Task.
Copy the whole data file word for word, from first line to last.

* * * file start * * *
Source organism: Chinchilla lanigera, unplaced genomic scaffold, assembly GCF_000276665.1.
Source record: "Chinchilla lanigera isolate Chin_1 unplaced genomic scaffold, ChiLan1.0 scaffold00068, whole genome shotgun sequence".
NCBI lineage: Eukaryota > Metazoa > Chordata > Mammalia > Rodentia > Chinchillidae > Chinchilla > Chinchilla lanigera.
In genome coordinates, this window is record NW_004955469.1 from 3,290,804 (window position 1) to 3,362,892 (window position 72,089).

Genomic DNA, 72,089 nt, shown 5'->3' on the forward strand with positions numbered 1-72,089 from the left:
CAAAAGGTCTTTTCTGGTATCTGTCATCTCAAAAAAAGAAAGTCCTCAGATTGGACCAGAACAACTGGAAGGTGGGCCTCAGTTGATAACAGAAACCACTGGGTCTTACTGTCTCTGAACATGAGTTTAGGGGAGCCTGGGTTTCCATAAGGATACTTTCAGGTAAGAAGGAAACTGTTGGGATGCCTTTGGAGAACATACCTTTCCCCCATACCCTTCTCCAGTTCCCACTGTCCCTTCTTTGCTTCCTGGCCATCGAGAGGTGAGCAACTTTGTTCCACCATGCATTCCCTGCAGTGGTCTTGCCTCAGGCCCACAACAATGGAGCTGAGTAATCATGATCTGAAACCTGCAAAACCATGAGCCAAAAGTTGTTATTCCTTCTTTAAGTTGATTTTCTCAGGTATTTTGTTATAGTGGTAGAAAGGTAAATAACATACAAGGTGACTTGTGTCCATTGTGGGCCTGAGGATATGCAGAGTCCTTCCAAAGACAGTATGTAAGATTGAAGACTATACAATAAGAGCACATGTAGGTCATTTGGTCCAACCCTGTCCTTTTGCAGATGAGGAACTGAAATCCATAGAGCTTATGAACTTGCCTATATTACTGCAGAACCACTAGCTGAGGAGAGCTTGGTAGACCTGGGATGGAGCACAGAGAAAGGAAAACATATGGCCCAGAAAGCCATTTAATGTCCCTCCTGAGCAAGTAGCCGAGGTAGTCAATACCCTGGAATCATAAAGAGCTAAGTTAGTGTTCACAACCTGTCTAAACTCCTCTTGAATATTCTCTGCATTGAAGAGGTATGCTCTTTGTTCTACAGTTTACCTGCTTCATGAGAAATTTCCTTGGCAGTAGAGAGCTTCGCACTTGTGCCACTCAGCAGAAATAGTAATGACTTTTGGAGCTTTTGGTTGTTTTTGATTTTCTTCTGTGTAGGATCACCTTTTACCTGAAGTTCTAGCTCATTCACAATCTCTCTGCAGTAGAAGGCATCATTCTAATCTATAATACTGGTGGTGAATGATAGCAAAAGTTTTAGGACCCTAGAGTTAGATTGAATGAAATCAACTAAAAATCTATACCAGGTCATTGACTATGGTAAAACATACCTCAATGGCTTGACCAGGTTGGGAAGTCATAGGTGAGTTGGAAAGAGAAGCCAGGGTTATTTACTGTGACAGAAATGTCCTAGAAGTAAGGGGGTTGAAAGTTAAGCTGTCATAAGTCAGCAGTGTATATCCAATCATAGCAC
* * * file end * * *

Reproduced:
Source organism: Chinchilla lanigera, unplaced genomic scaffold, assembly GCF_000276665.1.
Source record: "Chinchilla lanigera isolate Chin_1 unplaced genomic scaffold, ChiLan1.0 scaffold00068, whole genome shotgun sequence".
NCBI lineage: Eukaryota > Metazoa > Chordata > Mammalia > Rodentia > Chinchillidae > Chinchilla > Chinchilla lanigera.
In genome coordinates, this window is record NW_004955469.1 from 3,290,804 (window position 1) to 3,362,892 (window position 72,089).

Genomic DNA, 72,089 nt, shown 5'->3' on the forward strand with positions numbered 1-72,089 from the left:
CAAAAGGTCTTTTCTGGTATCTGTCATCTCAAAAAAAGAAAGTCCTCAGATTGGACCAGAACAACTGGAAGGTGGGCCTCAGTTGATAACAGAAACCACTGGGTCTTACTGTCTCTGAACATGAGTTTAGGGGAGCCTGGGTTTCCATAAGGATACTTTCAGGTAAGAAGGAAACTGTTGGGATGCCTTTGGAGAACATACCTTTCCCCCATACCCTTCTCCAGTTCCCACTGTCCCTTCTTTGCTTCCTGGCCATCGAGAGGTGAGCAACTTTGTTCCACCATGCATTCCCTGCAGTGGTCTTGCCTCAGGCCCACAACAATGGAGCTGAGTAATCATGATCTGAAACCTGCAAAACCATGAGCCAAAAGTTGTTATTCCTTCTTTAAGTTGATTTTCTCAGGTATTTTGTTATAGTGGTAGAAAGGTAAATAACATACAAGGTGACTTGTGTCCATTGTGGGCCTGAGGATATGCAGAGTCCTTCCAAAGACAGTATGTAAGATTGAAGACTATACAATAAGAGCACATGTAGGTCATTTGGTCCAACCCTGTCCTTTTGCAGATGAGGAACTGAAATCCATAGAGCTTATGAACTTGCCTATATTACTGCAGAACCACTAGCTGAGGAGAGCTTGGTAGACCTGGGATGGAGCACAGAGAAAGGAAAACATATGGCCCAGAAAGCCATTTAATGTCCCTCCTGAGCAAGTAGCCGAGGTAGTCAATACCCTGGAATCATAAAGAGCTAAGTTAGTGTTCACAACCTGTCTAAACTCCTCTTGAATATTCTCTGCATTGAAGAGGTATGCTCTTTGTTCTACAGTTTACCTGCTTCATGAGAAATTTCCTTGGCAGTAGAGAGCTTCGCACTTGTGCCACTCAGCAGAAATAGTAATGACTTTTGGAGCTTTTGGTTGTTTTTGATTTTCTTCTGTGTAGGATCACCTTTTACCTGAAGTTCTAGCTCATTCACAATCTCTCTGCAGTAGAAGGCATCATTCTAATCTATAATACTGGTGGTGAATGATAGCAAAAGTTTTAGGACCCTAGAGTTAGATTGAATGAAATCAACTAAAAATCTATACCAGGTCATTGACTATGGTAAAACATACCTCAATGGCTTGACCAGGTTGGGAAGTCATAGGTGAGTTGGAAAGAGAAGCCAGGGTTATTTACTGTGACAGAAATGTCCTAGAAGTAAGGGGGTTGAAAGTTAAGCTGTCATAAGTCAGCAGTGTATATCCAATCATAGCAC